What is the role of RAM?
The purpose of RAM (acronym for Random Access Memory) is to temporarily store data so that the processor can access it quickly. This volatile memory indeed has access times which are counted in nanoseconds, times much greater than those of a hard disk or an optical medium such as DVD or CD-ROM. It’s a bit short-term memory of your PC, HDD and SSD being rather long term.
The acronym for RAM is misleading because “random” access does not mean random, quite the contrary. Hence the term sequential memory sometimes used because the information is perfectly organized and stored in a RAM module but accessible at any time and in any order.
This volatile aspect is fundamental. Especially since, as soon as the data capacity of the memory, expressed in gigabytes, is full, the processor processes the stored information to integrate new ones from the hard disks which slow it down. The quantity but also the quality of the memory ( see the characteristics chapter ) must, therefore, be considered together.
The different versions and developments of PC memory
There is not a computer memory but computer memories!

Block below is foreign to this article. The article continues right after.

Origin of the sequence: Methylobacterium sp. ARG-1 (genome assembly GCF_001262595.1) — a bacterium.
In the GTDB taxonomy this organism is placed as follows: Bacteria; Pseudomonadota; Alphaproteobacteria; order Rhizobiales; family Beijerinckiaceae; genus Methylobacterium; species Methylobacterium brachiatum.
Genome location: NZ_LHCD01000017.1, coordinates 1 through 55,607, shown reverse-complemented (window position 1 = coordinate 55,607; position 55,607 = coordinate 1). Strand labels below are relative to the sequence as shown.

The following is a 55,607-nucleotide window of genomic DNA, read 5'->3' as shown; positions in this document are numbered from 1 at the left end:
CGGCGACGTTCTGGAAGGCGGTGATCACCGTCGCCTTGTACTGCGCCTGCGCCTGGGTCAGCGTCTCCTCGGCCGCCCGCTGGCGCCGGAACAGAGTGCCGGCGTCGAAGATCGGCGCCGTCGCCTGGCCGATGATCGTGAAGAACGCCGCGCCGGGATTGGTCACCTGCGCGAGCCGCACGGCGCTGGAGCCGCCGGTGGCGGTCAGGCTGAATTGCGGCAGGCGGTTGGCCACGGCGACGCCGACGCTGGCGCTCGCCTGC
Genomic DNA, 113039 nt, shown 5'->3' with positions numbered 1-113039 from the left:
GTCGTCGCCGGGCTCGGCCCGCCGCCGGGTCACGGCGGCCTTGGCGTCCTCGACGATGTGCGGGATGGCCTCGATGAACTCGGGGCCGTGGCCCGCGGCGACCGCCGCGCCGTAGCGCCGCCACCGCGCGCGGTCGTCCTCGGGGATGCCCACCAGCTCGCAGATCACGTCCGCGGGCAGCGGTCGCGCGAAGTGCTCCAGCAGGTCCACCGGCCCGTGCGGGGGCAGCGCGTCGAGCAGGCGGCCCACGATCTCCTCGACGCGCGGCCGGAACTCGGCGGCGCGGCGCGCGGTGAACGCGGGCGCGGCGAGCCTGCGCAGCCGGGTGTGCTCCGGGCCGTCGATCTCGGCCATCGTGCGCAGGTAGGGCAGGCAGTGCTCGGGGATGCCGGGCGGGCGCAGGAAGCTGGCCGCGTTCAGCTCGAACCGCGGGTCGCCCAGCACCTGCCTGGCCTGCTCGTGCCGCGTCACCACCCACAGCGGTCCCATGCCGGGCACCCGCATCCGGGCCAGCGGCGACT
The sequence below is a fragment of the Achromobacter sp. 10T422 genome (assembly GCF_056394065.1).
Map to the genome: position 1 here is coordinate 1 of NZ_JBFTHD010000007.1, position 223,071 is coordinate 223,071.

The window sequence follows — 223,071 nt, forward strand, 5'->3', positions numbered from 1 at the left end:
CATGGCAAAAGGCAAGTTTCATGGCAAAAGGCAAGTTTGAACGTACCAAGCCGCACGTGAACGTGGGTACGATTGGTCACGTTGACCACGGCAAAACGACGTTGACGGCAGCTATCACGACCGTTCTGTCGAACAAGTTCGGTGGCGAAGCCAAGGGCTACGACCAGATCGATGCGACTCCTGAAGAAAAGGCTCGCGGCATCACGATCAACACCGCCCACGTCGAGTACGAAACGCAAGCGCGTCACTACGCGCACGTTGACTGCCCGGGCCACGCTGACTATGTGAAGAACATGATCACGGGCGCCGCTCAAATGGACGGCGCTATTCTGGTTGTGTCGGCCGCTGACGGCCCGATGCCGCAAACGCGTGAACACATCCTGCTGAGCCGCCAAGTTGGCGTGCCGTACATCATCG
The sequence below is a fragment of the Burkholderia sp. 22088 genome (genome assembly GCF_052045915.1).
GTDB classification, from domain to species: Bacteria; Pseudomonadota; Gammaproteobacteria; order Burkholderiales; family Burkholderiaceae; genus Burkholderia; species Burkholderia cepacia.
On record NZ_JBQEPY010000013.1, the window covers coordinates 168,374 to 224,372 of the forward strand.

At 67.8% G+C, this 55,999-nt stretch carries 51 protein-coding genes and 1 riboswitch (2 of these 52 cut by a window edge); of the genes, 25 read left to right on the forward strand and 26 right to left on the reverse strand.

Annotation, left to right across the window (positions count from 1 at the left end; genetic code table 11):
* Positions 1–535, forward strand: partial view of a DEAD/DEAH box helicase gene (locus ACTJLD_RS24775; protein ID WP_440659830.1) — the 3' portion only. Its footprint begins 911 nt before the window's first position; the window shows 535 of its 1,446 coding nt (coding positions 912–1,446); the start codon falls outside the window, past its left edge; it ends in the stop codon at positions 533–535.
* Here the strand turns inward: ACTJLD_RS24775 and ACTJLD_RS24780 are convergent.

The term RAM or random access memory has long been opposed to ROM (Read-only Memory) or read-only memory, the latter designating non-volatile storage. In case you have some specific like best RAM for i7 8700k are also available, because gaming passionate want more speed while enjoying PC games.
If the term ROM has become rare, the RAM family remains numerous. A distinction is thus made between static (SRAM) and dynamic (DRAM) random access memory. Less bulky, cheaper but also slower, DRAMs are the ones that equip our computers today.
But even within DRAM, there is a split, with one on one side DDR-SDRAM (or DDR for Double Data Rate Synchronous Dynamic Random Access Memory) and on the other SDRAM.
The first type indicates that at equal frequency, this type of memory doubles the transfer rate of reads / writes compared to conventional SDRAM. This is synchronous, that is to say that its frequency is synchronized with that of the system bus, as opposed to asynchronous memories, which have their own clock but require a short waiting time. due to synchronization with the system bus.
It was with Intel’s Northwood architecture in 2002 that DDR-SDRAM appeared, which has since undergone 3 major developments to increase data throughput from the original 200 to 400 MT / s.
DDR2-SDRAM is the second generation of DDR memory. The principle of naming is to show well the doubling of the theoretical flow at equal real frequency. Indeed the DDR2 memory has the same clock frequency as the DDR but thanks to a doubled bus frequency, the memory has a theoretical bit rate also doubled.
DDR3-SDRAM, the third generation of DDR memory, hit the market in late 2007 and provides twice the speed of DDR2.
The fourth and current generation of DDR memory, born at the end of 2014, is called… (drum roll)… DDR4 !! And guess what? It provides twice the speed of DDR3.